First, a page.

Constitutional committee chair, deputy stay in positions after all
Despite reports that both may have to leave their posts, the chair and deputy chair of the Riigikogu's constitutional affairs committee have been reelected.
The election, via secret ballot, was triggered by deputy, Lauri Läänemets (SDE) resigning in protest at curbs on MPs' speaking time when presenting their amendments to the marriage definition referendum bill.
Läänemets' leaving his post would have required the chair, Anti Poolamets (EKRE), who was overseeing the online meeting Friday at which MPs put forward their amendments, to also step, down, under Riigikogu regulations.
An off-scheduled committee meeting was taking place in any case Saturday to go through the amendments proposals, over 9,000 of them, in the hopes of keeping the legislative process on track. The chair and deputy chair elections have held up this further, Poolamets said, with discussion of the amendments continuing and the online session involving MPs likely to be delayed until late Saturday evening.
Poolamets had been having such a virtual meeting Friday when his office was entered by Läänemets, together with Reform leader Kaja Kallas, and Reform MP Valdo Randpere. Opposition MPs, who tabled most of the amendments – many of them particularly whimsical in their nature – say Poolamets was hindering the democratic process by limiting MPs' speaking time, replete with electronic timer, to seven minutes, and muting them via the online mic, if they overran their time.
Opposition MPs leave constitutional affairs committee
MPs from the two opposition parties, Reform and the Social Democratic Party (SDE), left Saturday's constitutional affairs committee meeting Saturday in protest at the committee chair's use of a mic mute function.
The protest came a day after Reform Party leader Kaja Kallas, deputy chair of the constitutional affairs committee Lauri Läänemets (SDE) and Reform MP Valdo Randpere, entered the office of the committee's chair, Anti Poolamets (EKRE) Friday, where he had been holding a meeting via remote link-up and planned to let MPs speak on the bill and its amendments in the same way. The three opposition MPs objected to MPs only being given seven minutes to speak, saying that this curtailed the democratic process, as did Poolamets' muting MPs' mics if they overran their allotted time.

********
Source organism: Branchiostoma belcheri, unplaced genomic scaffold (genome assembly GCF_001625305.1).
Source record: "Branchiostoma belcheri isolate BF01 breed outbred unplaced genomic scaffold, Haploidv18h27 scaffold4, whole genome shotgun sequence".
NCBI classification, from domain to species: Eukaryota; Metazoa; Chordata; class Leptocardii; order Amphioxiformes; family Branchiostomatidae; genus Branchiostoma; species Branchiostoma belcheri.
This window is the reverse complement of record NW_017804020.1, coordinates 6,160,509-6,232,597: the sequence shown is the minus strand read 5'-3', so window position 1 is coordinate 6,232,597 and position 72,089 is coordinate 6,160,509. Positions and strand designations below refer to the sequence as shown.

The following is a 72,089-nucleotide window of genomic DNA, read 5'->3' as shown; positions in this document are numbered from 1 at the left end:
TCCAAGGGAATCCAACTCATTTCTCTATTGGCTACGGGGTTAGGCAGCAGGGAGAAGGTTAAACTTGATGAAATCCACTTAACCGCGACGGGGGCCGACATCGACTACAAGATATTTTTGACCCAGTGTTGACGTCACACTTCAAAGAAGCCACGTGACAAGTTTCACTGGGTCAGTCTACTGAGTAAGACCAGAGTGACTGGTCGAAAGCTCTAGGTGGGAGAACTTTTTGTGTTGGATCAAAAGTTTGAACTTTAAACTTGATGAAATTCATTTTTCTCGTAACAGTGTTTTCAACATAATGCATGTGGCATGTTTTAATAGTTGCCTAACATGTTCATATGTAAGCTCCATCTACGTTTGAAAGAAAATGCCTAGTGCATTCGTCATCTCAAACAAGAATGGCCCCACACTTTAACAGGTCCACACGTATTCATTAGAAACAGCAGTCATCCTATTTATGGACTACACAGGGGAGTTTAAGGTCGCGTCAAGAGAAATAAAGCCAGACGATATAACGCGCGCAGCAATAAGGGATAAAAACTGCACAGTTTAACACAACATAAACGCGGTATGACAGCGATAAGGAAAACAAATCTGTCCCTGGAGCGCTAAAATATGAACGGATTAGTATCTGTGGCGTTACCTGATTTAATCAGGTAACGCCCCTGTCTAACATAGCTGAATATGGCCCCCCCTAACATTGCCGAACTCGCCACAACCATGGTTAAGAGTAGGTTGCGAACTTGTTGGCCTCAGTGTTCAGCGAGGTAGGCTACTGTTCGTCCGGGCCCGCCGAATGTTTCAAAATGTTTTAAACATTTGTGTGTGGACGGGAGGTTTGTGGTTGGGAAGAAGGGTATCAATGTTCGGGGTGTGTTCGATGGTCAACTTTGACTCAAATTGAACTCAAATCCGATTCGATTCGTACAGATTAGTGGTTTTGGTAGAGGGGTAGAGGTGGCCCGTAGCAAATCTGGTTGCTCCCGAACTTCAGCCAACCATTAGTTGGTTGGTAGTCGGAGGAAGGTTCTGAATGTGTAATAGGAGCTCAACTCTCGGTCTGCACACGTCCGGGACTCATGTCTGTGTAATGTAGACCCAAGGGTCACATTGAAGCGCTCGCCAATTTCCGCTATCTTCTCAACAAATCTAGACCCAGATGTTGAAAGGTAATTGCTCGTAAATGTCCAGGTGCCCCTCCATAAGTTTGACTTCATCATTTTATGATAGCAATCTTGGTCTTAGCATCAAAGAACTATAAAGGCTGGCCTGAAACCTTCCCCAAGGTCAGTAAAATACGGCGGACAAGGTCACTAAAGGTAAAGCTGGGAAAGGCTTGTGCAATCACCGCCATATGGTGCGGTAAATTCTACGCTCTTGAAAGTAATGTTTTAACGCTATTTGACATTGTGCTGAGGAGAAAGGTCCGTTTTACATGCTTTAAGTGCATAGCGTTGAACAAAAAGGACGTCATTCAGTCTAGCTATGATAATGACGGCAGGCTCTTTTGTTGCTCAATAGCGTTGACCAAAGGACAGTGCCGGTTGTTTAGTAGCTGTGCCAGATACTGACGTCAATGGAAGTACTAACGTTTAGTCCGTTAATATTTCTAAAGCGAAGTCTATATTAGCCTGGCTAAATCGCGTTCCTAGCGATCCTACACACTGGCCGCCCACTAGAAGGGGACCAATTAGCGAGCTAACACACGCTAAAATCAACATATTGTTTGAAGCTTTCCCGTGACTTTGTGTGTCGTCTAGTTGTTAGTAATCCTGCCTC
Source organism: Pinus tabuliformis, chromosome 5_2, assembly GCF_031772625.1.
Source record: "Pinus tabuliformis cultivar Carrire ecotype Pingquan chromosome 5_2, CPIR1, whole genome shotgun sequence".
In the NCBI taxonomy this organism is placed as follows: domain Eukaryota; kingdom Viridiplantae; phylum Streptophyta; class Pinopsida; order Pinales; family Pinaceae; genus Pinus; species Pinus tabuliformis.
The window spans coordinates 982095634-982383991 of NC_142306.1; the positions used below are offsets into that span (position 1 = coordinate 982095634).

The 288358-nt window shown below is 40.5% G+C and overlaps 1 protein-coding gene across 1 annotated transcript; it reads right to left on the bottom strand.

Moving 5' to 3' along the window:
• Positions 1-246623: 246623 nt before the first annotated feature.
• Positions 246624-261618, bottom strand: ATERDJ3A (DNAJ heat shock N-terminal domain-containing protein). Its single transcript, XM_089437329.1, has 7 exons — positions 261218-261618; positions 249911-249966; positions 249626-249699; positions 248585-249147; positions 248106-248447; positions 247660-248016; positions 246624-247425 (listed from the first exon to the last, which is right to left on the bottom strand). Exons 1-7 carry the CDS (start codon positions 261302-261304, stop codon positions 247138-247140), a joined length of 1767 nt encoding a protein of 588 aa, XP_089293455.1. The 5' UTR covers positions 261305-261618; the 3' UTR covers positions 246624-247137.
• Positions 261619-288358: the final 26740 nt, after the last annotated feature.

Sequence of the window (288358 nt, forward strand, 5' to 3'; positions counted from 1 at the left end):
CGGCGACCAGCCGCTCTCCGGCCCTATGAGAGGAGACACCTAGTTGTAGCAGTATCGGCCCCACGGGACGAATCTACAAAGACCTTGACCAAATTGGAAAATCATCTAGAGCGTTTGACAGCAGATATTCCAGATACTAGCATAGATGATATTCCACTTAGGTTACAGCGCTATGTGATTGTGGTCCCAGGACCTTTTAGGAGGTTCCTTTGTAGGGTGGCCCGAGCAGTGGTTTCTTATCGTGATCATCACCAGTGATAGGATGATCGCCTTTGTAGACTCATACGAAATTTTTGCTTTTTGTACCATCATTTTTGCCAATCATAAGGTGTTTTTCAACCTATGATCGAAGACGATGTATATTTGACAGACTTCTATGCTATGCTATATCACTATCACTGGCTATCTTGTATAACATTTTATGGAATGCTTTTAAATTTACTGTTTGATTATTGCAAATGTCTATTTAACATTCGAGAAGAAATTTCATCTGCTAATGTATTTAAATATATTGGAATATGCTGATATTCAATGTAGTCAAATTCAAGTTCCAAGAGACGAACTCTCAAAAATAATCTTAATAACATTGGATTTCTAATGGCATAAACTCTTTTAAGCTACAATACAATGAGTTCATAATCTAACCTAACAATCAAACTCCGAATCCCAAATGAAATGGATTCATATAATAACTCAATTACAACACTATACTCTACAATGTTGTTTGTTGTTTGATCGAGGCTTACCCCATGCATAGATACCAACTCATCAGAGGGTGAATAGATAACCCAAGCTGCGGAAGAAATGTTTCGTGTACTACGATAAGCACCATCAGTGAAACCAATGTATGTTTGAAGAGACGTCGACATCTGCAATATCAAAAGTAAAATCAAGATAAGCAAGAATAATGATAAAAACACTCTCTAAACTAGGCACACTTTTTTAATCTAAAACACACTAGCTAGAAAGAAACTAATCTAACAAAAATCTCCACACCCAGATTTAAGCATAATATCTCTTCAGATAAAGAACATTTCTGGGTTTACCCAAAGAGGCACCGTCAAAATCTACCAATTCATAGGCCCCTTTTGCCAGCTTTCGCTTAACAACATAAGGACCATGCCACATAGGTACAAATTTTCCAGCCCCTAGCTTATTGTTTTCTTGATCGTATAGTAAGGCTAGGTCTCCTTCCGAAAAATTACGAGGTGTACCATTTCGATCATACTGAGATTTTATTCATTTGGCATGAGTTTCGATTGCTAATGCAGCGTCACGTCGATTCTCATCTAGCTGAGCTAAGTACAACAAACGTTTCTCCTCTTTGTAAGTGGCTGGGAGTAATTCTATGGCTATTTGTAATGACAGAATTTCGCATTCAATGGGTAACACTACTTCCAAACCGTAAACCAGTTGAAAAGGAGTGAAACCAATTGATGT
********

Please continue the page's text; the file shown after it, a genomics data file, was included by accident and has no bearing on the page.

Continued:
Lauri Läänemets also stepped down as deputy committee chair, triggering an election both for his post and that of Anti Poolamets, which took place earlier on Saturday. In the event, both men were returned to their posts following a secret ballot, and the meeting resumed later on the Saturday.
If the referendum bill does not pass its second reading in time, the planned referendum date of April 18 may be in jeopardy. If it does not pass its second reading at all, the referendum would not be held at all. The bill passed its first reading on December 14.
The constitutional committee is one of the Riigikogu's standing committees and oversees, among other things, bills amending the constitution – the original intention of Poolamets party with respect to marriage definition - and bills regulating the activities of the Riigikogu, the president, the government, the national audit office, the courts and the Chancellor of Justice, as well as bills on citizenship, aliens, and elections, ERR's online news in Estonian reports.
This article was updated to include a photo gallery of the meeting's events, and to include a report that opposition MPs had left the constitutional committee meeting again on Saturday.
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Editor: Andrew Whyte